IB Mathematics SL/Algebra

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Topic 1 - Algebra[edit]

Introduction[edit]

The aim of this section is to introduce candidates to some basic algebraic concepts and applications. Number systems are now in the presumed knowledge section.

Sequences and Series[edit]

A series is a sum of numbers. For example,


1+\frac{1}{2}+\frac{1}{4}+\frac{1}{8}+\frac{1}{16}+...


A sequence is a list of numbers, usually separated by a comma. The order in which the numbers are listed is important, so for instance,


1, 2, 3, 4, 5, ...


Finite and Infinite Sequences[edit]

A more formal definition of a finite sequence with terms in a set S is a function from {1,2,...,n} to S for some n ≥ 0.

An infinite sequence in S is a function from {1,2,...} (the set of natural numbers)

Arithmetic[edit]

Arithmetic series or sequences simply involve addition.

    1, 2, 3, 4, 5, ...

Is an example of addition, where 1 is added each time to the prior term.

The formula for finding the nth term of an arithmetic sequence is:

\ u_n = u_1 + (n - 1)d.

Where  u_n is the nth term,  u_1 is the first term, d is the difference, and n is the number of terms


Sum of Infinite and Finite Arithmetic Series[edit]

An infinite arithmetic series is an infinite series whose terms are in an arithmetic progression. Examples are 1 + 1 + 1 + 1 + · · · and 1 + 2 + 3 + 4 + · · ·.

The sum (Sn) of a finite sequence is:

 S_n=\frac{n}{2} \cdot ( 2u_1+(n-1)d)=\frac{n}{2} \cdot ( u_1+u_n).

Geometric Sequences and Series[edit]

Sum of Finite and Infinite Geometric Series[edit]

The nth term of a geometric sequence:


\begin{align}
u_n = u_1\cdot r^{n - 1}&. 
\end{align}

 S_n=\frac{u_1( r^n-1)}{r-1}=\frac{u_1( 1-r^n)}{1-r}.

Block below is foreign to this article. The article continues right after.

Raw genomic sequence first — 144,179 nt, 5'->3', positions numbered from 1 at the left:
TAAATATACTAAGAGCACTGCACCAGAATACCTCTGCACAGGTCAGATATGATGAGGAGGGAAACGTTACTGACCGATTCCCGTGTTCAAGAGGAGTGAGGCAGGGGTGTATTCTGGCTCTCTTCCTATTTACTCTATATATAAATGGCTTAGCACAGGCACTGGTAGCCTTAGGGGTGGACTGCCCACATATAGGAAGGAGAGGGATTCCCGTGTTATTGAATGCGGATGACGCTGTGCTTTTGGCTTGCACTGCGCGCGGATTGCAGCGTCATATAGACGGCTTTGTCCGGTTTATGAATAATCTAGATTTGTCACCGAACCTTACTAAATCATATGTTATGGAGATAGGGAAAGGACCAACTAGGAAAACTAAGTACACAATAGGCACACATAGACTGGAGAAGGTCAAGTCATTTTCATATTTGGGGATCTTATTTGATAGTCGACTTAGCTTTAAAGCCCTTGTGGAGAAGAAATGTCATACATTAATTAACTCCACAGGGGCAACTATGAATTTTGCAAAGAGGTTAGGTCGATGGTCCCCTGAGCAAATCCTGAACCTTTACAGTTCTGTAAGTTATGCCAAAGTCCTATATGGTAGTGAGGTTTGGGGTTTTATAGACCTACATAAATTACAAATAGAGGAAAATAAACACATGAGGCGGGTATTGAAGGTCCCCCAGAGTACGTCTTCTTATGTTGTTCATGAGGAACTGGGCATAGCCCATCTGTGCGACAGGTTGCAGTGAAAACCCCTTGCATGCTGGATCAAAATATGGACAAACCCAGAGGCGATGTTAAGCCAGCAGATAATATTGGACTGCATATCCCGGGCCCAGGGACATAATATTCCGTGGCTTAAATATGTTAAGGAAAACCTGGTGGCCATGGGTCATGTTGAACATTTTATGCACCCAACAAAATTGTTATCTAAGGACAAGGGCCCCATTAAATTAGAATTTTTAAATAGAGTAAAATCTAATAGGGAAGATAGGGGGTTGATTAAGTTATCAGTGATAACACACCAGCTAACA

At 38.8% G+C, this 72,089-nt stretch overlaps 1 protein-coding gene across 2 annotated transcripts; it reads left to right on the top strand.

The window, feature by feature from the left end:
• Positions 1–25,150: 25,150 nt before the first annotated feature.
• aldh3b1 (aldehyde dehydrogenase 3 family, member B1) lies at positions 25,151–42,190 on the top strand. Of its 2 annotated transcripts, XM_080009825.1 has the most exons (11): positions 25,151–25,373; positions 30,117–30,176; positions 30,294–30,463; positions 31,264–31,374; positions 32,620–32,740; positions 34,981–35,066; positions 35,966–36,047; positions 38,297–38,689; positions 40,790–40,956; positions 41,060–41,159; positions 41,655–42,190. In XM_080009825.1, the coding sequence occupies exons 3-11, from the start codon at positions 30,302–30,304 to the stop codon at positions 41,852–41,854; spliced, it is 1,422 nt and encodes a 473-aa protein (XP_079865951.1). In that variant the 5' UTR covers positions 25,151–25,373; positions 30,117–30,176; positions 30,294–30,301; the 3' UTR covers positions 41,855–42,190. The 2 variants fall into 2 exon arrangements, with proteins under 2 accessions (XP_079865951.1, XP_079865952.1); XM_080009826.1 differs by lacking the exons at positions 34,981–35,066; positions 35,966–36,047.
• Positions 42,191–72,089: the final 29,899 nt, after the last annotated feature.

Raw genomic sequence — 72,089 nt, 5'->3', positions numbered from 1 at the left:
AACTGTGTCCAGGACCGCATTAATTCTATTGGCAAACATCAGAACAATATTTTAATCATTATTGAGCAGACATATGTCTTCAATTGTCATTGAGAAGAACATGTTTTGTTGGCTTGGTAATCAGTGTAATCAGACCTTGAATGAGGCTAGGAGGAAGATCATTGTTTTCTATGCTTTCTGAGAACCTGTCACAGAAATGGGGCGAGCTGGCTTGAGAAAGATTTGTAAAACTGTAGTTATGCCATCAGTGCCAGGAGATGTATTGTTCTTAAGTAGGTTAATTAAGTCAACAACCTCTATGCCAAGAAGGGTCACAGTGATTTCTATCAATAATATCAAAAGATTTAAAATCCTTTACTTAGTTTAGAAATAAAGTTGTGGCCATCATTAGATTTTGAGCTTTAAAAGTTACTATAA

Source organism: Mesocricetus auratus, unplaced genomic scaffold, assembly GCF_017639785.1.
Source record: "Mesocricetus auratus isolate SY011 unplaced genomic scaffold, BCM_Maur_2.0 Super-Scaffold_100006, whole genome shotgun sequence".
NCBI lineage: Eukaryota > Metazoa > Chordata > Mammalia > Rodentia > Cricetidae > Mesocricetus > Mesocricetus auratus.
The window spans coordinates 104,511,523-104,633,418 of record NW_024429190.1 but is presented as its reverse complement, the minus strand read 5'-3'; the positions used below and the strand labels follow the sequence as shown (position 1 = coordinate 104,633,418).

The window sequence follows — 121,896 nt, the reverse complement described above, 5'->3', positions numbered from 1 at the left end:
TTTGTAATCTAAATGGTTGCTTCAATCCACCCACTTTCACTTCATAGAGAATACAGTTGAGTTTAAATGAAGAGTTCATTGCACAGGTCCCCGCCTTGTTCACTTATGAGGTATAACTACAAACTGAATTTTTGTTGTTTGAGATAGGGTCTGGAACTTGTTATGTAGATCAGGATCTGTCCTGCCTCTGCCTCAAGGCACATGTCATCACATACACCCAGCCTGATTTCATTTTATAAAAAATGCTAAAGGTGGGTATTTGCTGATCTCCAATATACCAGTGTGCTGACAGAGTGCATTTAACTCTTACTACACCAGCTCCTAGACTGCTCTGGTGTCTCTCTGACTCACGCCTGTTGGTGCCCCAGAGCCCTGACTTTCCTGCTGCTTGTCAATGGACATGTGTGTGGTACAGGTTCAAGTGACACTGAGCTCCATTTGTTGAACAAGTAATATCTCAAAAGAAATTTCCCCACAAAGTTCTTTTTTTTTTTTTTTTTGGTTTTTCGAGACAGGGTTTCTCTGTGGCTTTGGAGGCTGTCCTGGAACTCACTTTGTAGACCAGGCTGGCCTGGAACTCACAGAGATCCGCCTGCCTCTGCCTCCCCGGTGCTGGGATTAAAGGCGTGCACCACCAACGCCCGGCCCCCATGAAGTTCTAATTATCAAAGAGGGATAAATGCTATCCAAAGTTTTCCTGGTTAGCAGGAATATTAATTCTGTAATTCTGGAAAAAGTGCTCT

The sum of all terms (an infinite geometric sequence): If -1 < r < 1, then

S = \frac{u_1}{1-r}

Exponents[edit]

a^x = b is the same as  log_a \cdot b


\begin{align}
a^x = e^{x \cdot\ln a}\,
\end{align}

Laws of Exponents[edit]

The algebra section requires an understanding of exponents and manipulating numbers of exponents. An example of an exponential function is a^c where a is being raised to the c^{th} power. An exponent is evaluated by multiplying the lower number by itself the amount of times as the upper number. For example, 2^3 = 2 \times 2 \times 2 = 8. If the exponent is fractional, this implies a root. For example, 4^\frac{1}{2}=\sqrt{4} = 2. Following are laws of exponents that should be memorized:

  • a^ma^n=a^{m+n}
  • (ab)^m = a^mb^m
  • (a^m)^n = a^{mn}
  • a^{m/n} = \sqrt[n]{a^m}

Logarithms[edit]

Laws of Logarithms[edit]

 \log_b(xy) = \log_bx + \log_by \,\!

 \log_b(\frac{x}{y}) = \log_bx - \log_by

 \log_bx^y = y\log_bx \,\!

Change of Base formula:

 \log_b(a) = \frac{\log_c(a)}{\log_c(b)}.

Moreover, this result implies that all logarithm functions (whatever the base) are similar to each other. So to calculate the log with base 2 of the number 16 with a calculator:

 \log_2(16) = \frac{\log(16)}{\log(2)}.

Binomial Theorem[edit]

The Binomial Expansion Theorem is used to expand functions like (x+y)^n without having to go through the tedious work it takes to expand it through normal means

(x+y)^n = _nC_0x^ny^0+_nC_1x^{n-1}y^1 + _nC_2x^{n-2}y^2 + ... + _nC_nx^0y^n\,\!

For this equation, essentially one would go through the exponents that would occur with the final product of the function (x^ny^0+x^{n-1}y^1+x^{n-2}y^2+...+x^0y^n). From this C_n comes in as the coefficent, where C equals the row number of the row from Pascal's Triangle, and n is the specific number from that row.

Ex. 7_5=35

Pascal's Triangle[edit]

                  1                      =Row 0
                1   1                    =Row 1
              1   2   1                  =Row 2
            1   3   3   1                =Row 3
          1   4   6   4   1              =Row 4
        1   5  10  10   5   1            =Row 5
      1   6  15  20  15   6   1          =Row 6
    1   7  21  35  35  21   7   1        =Row 7
  1   8  28  56  70  56  28   8   1      =Row 8
1   9   36 84 126 126  84  36   9   1    =Row 9